I have been given all authority in heaven and on earth! Go to the people of all nations and make them my disciples. Baptize them in the name of the Father, the Son, and the Holy Spirit, and teach them to do everything I have told you. I will be with you always, even until the end of the world. (CEV) Matthew 28:18-20
One of my favorite songs to sing as a child was, “This Little Light of Mine.” I loved to wave my light around and was sure not to “hide it under a bushel” or “let Satan blow it out.” The repetitive words and fun actions made it an easy choice to sing with my own young children when I became a parent. And while the words and motions are simple, they strike the chord of what it means to be made in God’s image (Genesis1:27) and let God’s caring qualities be seen by all the world.
People can get an impression of who God is by looking at us. This can feel like a weighty responsibility. Teaching your child about being a reflection of God might seem daunting. How can we teach this when none of us do it perfectly? These are some things you can focus on as you encourage your child to be a beacon of light.
All people are made in God’s image (Genesis1:27). This is easy for children to understand when they are thinking about Mom, Grandpa, their bestie, or teacher. It may be harder to remember about a bully at school, an annoying little cousin who is always tattling, or even the competition at the soccer game. Despite our tendency to overlook them, the person asking for money at a traffic light also bears God’s image. Help your child recognize that we are all made in God’s image and to see God in everyone we come in contact with.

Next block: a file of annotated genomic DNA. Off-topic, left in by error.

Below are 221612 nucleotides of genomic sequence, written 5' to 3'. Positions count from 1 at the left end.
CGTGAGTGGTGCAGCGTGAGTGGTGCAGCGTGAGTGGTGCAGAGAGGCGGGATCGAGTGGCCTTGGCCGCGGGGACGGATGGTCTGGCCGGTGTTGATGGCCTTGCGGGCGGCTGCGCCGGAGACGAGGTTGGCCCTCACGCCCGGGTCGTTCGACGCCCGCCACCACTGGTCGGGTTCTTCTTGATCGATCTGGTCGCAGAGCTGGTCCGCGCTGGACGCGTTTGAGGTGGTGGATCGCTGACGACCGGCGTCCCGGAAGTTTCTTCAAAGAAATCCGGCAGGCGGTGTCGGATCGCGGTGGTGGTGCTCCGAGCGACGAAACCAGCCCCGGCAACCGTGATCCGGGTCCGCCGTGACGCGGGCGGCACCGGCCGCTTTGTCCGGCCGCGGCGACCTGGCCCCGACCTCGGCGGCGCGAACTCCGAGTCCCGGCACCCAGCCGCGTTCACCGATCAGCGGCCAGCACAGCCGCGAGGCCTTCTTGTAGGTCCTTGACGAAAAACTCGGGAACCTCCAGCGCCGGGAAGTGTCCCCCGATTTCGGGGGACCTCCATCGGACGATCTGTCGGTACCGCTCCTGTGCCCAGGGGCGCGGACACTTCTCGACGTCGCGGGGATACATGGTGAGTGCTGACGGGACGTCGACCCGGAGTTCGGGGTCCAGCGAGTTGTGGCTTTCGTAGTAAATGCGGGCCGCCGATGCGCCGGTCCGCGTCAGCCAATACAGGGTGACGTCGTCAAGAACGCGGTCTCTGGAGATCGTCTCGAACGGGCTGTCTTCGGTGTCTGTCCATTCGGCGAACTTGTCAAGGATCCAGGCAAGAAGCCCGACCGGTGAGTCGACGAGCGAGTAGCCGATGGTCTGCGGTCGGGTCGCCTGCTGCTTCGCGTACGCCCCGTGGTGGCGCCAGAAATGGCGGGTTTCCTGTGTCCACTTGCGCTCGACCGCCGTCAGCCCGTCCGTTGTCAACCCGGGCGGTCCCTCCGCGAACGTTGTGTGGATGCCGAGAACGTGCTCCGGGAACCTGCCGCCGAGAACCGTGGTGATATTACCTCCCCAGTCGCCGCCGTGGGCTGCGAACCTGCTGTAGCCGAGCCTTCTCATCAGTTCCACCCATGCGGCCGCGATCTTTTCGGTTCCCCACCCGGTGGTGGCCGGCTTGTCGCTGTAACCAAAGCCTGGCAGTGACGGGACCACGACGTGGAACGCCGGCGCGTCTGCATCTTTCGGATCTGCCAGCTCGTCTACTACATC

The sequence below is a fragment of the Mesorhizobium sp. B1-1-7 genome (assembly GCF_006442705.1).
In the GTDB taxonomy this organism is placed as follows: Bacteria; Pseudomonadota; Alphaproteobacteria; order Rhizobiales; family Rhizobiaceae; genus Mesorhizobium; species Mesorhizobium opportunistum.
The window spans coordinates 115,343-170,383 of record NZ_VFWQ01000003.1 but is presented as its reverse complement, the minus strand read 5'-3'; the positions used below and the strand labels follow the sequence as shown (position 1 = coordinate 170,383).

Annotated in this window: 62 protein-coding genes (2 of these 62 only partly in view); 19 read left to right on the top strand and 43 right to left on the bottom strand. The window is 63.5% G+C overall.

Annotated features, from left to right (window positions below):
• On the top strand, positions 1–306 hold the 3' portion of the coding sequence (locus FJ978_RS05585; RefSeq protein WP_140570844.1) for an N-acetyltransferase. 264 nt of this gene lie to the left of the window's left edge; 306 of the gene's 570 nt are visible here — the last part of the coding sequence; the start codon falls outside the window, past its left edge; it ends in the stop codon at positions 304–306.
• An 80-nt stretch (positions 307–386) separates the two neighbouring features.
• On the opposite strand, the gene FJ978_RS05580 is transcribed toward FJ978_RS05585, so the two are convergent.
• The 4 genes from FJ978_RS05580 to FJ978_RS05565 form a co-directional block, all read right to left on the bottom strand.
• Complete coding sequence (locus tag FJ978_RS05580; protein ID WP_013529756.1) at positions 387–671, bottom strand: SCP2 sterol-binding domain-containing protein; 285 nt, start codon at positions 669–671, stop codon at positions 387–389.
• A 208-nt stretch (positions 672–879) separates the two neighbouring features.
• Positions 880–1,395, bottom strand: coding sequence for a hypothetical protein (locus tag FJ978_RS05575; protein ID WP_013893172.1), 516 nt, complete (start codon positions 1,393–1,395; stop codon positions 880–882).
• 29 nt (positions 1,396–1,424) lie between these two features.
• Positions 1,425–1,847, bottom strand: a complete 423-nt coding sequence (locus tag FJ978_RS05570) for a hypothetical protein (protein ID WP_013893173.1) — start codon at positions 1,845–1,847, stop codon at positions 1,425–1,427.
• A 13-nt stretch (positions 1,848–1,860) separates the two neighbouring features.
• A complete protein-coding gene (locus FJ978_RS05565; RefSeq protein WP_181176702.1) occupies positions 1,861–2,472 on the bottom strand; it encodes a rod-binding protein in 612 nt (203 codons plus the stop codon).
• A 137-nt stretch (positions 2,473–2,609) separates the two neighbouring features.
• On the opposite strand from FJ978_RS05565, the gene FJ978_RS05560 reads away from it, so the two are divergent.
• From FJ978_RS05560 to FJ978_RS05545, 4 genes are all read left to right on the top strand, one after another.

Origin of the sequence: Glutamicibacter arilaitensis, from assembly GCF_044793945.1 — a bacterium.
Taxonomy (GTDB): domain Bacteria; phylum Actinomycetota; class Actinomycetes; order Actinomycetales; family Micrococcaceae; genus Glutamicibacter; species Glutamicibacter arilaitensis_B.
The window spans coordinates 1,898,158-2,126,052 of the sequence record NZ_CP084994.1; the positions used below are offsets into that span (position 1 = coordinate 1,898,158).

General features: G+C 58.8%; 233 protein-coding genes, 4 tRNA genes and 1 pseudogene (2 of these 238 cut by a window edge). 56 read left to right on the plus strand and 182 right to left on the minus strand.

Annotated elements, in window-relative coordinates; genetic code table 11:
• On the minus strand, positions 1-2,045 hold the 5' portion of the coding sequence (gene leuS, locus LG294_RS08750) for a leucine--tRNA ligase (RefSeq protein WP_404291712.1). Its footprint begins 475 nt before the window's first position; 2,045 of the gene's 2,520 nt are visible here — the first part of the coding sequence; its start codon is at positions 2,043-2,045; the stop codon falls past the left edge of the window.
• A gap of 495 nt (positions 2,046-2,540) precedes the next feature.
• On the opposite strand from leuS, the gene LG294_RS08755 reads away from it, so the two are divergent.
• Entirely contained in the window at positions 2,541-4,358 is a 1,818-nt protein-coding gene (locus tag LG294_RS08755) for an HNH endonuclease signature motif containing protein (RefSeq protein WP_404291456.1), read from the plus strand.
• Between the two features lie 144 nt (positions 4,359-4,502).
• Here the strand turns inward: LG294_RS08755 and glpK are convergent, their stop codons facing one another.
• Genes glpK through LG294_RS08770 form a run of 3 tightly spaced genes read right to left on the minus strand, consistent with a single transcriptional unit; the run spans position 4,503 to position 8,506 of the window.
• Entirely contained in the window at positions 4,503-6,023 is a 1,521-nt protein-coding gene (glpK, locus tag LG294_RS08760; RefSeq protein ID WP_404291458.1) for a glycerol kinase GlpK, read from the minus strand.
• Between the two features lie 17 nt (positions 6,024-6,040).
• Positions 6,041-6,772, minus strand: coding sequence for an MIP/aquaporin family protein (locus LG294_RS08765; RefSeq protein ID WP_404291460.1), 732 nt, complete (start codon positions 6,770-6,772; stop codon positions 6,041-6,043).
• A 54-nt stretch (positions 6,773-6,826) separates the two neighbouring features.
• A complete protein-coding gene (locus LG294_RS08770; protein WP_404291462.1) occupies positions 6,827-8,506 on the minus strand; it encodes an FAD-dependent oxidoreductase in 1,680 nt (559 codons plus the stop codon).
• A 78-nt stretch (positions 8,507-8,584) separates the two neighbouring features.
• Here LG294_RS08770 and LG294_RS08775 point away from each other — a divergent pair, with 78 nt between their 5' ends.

Recognize that mirrors also reflect bad things. Not only do people see when we let our light shine, but they will also see when we are not reflecting God’s caring qualities. This can be hard for your child to hear. Sharing some of your own stories of times when you didn’t reflect God’s goodness will help reassure your child that we all fall short at times. Thankfully, we have a God who forgives us when our light flickers and gives us another chance to try again.
Choose each day what people are going to see. Each day (or each moment of the day, really) we have decisions to make about our actions. Will our actions show others what God is like? Will they see in us the fruit of the Spirit—things like joy, peace, patience, kindness, goodness, faithfulness, gentleness and self-control (Galatians 5:22-23)? Help your child understand that the more our actions are like Christ’s, the brighter our light shines. A frequent question at our dinner table was, “How did you let your light shine today?” Sharing your daily examples helps your child see and model what a Christian walk looks like.
Children may feel that no one is noticing their behavior or that it doesn’t make a difference. Talk with your child about how you see God shining in his or her life. Then ask your child how that gift can be used to point others to God. Also, find and share stories of people of all ages letting God’s love reflect in your community. Then challenge your child to intentionally think of two ways to let God’s light shine each day. Helping your child recognize and find these opportunities will help them let their light shine till Jesus comes again.
Want to do a deep dive? Check out Family Fire's article Your Family's Great Commission.